Briggs ventured that dealing with blasphemy, such as what the film depicts, is less a matter of legislation and more a matter of appropriate personal discernment. But he added, “If you wave a red flag at a bull, you should not be shocked if the bull charges.”

Several comments noted that religious tolerance differs sharply from context to context. Saying he found the documentary highly disturbing, Salib emphasized the importance of Christians “loving our enemies and praying for those who persecute us.” He said that Coptic Christians in Egypt, now controlled by the Muslim Brotherhood, “can’t build a church there …. We are second-class citizens deprived of freedom of speech and the right to worship. Anyone who tries to tell adherents of a 1,600-year-old faith like ours what they can say and do is out of his mind. We have sought religious freedom here (in America).”

Malik described Ahmadiyya Muslims as a minority within Islam, subject to persecution and death in the largely Muslim state of Pakistan if they even try to worship. His branch of the faith acknowledges a prophet coming to leadership about 100 years ago who called for Islamic reform. “Muslims take no position on punishing blasphemy,” he said. “But the idea of disrupting peace or taking the law into one’s own hands has absolutely no standing in the Koran. In a time of violence by anyone we want to pray for you and practice courtesy and understanding between different faiths.”

Blair said his faith perspective is that “Jesus mandates that we protect the weak…” He and Thayer agree that it is inappropriate to respond to a blasphemy by violence or burning buildings.

Thayer descried that the South Park television program from time to time makes a mockery of Jesus that is somehow tolerated. Christians are persecuted in Karachi and Alexandra “but if someone burns a Koran here what happens is ‘let’s have a discussion about that.’”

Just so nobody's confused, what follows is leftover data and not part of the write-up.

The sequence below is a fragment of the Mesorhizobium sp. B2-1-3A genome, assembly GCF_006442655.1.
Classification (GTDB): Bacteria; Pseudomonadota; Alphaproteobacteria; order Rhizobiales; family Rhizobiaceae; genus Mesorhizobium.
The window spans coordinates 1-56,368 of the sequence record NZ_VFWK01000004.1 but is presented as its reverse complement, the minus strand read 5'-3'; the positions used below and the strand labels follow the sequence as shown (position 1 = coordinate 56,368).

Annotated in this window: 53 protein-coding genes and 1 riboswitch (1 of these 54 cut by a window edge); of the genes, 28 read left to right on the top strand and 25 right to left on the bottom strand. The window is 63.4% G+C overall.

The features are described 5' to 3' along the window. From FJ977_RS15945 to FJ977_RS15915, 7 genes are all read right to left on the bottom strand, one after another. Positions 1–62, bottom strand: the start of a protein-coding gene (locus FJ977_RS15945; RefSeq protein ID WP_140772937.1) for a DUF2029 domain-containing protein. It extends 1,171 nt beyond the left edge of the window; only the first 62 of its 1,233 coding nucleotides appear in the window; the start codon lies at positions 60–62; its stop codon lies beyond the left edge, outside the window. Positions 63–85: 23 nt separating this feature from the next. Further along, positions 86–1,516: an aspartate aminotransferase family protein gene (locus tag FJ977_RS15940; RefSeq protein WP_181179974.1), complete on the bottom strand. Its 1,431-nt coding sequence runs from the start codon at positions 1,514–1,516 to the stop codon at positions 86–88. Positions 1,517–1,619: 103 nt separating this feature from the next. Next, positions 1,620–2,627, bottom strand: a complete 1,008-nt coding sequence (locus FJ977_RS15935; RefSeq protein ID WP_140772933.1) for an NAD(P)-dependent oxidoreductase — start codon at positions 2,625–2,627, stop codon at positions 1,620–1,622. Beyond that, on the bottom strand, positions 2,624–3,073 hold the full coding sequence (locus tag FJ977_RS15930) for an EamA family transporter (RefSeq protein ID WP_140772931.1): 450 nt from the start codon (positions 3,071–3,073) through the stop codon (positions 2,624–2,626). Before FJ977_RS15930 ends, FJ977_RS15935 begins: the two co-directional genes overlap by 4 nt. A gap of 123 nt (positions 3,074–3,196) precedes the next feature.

Salib agreed, citing an instance in Egypt where two young children were arrested and persecuted for saying something against the Koran before later being released by a decree from the new president. “The problem is when Jesus is blasphemed the church wants to gather to solve the problem, but in many places when a Christian says something is wrong about the Koran it can mean death.”

But Malik called violence as a response to blasphemy absolutely inappropriate. He said Muslims should be as committed as was Mohammed against expressions of violent outrage.

“True Islam should condemn such expressions and practice restraint and tolerance,” he said.

Amanda Piccirilli, community engagement editor for The Reporter, brought greetings. Dotun Akintoye moderated.

Mark Staples is a free lance writer and member of Trinity Lutheran Church in Lansdale. He writes for The Lutheran Theological Seminary at Philadelphia, where he has arranged interfaith dialogues on several occasions.

Read original post here: USA: Interfaith Community Panel | Dealing with blasphemy in the public square

This content-post is archived for backup and to keep archived records of any news Islam Ahmadiyya. The views expressed by the author and source of this news archive do not necessarily reflect the views and policies of Ahmadiyya Times.